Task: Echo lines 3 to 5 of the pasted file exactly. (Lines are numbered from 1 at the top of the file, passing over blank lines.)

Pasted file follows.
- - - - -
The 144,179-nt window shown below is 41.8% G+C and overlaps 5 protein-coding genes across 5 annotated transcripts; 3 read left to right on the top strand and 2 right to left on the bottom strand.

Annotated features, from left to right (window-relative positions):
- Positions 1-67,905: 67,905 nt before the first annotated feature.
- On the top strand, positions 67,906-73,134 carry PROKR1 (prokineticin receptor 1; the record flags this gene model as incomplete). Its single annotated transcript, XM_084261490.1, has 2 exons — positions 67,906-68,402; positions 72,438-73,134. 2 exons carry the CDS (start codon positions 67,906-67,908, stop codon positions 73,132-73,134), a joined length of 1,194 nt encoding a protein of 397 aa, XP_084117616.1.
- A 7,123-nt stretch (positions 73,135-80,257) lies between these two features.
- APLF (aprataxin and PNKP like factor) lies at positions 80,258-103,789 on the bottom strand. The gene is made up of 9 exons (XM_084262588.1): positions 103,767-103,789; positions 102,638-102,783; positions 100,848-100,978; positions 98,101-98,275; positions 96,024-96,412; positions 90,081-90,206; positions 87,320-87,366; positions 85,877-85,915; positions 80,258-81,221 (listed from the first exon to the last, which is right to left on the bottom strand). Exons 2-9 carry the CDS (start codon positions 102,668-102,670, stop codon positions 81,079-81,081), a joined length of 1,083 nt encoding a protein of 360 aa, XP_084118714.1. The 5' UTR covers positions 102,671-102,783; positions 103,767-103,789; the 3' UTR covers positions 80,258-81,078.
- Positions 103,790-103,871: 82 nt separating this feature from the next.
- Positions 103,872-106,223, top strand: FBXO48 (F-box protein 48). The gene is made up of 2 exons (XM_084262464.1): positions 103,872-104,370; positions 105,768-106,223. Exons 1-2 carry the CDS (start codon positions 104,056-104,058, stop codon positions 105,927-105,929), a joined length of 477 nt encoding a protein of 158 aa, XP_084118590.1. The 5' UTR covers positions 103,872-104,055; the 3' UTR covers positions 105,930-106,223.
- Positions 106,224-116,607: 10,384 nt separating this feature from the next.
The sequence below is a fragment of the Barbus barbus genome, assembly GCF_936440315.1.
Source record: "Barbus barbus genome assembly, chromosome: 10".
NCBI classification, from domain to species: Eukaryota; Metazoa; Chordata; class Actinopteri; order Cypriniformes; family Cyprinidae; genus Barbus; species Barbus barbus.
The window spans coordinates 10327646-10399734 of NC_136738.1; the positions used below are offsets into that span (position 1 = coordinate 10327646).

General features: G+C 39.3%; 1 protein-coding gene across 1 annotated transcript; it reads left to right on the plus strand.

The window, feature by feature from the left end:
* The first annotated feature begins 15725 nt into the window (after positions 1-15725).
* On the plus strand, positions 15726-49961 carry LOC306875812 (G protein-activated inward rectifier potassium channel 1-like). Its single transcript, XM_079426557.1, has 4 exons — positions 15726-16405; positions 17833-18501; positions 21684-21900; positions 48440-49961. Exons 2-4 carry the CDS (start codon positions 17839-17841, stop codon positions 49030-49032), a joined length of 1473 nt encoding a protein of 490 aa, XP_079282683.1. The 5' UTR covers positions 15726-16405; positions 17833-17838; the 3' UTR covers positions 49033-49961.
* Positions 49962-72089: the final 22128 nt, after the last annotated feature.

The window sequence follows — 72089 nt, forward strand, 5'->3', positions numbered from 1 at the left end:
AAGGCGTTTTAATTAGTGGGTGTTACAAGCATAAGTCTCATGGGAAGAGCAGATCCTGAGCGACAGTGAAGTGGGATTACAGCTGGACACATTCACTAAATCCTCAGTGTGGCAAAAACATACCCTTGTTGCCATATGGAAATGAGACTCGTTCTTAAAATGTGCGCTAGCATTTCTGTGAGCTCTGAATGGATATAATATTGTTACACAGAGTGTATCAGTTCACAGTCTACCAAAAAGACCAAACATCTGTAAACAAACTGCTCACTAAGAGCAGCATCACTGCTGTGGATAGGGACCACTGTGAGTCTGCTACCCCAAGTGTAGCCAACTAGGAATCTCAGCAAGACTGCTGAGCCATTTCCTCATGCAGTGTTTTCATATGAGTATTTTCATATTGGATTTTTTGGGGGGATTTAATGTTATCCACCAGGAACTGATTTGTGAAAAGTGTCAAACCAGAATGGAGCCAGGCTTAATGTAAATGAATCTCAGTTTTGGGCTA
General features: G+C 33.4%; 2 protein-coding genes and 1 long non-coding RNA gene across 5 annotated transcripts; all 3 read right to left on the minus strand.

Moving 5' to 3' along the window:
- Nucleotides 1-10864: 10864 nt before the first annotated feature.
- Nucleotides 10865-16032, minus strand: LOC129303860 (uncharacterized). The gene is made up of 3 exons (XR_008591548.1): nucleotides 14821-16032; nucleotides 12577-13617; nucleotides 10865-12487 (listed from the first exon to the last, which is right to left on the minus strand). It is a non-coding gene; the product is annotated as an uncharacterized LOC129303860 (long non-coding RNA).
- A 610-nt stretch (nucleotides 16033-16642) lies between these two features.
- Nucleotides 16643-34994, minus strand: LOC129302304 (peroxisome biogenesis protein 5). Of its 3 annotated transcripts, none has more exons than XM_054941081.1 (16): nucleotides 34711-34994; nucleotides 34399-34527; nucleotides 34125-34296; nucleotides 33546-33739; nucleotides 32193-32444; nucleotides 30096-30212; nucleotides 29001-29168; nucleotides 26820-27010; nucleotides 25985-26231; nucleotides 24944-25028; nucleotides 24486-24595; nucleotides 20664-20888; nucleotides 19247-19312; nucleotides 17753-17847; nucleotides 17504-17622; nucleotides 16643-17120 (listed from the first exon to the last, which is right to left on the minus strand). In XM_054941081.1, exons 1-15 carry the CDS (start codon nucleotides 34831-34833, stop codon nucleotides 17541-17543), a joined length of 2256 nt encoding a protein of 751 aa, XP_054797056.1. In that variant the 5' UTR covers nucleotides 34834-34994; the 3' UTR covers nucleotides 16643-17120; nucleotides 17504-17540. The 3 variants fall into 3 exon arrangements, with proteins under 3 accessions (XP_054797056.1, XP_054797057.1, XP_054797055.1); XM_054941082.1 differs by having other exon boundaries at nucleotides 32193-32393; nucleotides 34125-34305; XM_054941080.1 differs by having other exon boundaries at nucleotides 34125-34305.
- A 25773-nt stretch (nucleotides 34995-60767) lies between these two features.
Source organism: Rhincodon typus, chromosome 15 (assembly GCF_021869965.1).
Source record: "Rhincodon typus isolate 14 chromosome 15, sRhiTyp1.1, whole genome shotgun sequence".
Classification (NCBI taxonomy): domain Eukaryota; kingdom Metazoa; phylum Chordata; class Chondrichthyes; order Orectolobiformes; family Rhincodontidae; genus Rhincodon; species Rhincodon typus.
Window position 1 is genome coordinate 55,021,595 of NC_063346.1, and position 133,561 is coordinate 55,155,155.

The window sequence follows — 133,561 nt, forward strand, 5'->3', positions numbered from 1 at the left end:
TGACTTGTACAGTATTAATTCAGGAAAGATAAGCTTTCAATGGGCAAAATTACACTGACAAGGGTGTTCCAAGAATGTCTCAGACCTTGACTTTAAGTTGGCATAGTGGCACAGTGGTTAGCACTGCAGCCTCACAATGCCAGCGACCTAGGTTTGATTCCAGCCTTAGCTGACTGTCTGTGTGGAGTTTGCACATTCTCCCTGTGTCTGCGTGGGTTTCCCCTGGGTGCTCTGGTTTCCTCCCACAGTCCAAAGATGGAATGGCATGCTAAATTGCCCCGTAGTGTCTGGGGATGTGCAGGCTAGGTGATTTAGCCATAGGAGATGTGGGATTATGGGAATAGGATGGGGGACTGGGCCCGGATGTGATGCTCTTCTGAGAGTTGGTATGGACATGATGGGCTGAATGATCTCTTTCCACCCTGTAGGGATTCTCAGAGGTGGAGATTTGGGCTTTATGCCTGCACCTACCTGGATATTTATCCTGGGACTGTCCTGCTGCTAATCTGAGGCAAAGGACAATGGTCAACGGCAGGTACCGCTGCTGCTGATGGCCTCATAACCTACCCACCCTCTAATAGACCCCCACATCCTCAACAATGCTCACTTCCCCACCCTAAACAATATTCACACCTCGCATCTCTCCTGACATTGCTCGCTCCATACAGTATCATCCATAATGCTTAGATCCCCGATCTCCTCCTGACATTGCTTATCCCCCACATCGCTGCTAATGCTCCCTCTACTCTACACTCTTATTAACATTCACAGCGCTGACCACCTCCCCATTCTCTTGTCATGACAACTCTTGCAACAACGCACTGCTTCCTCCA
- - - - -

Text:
- Positions 1-67,905: 67,905 nt before the first annotated feature.
- On the top strand, positions 67,906-73,134 carry PROKR1 (prokineticin receptor 1; the record flags this gene model as incomplete). Its single annotated transcript, XM_084261490.1, has 2 exons — positions 67,906-68,402; positions 72,438-73,134. 2 exons carry the CDS (start codon positions 67,906-67,908, stop codon positions 73,132-73,134), a joined length of 1,194 nt encoding a protein of 397 aa, XP_084117616.1.
- A 7,123-nt stretch (positions 73,135-80,257) lies between these two features.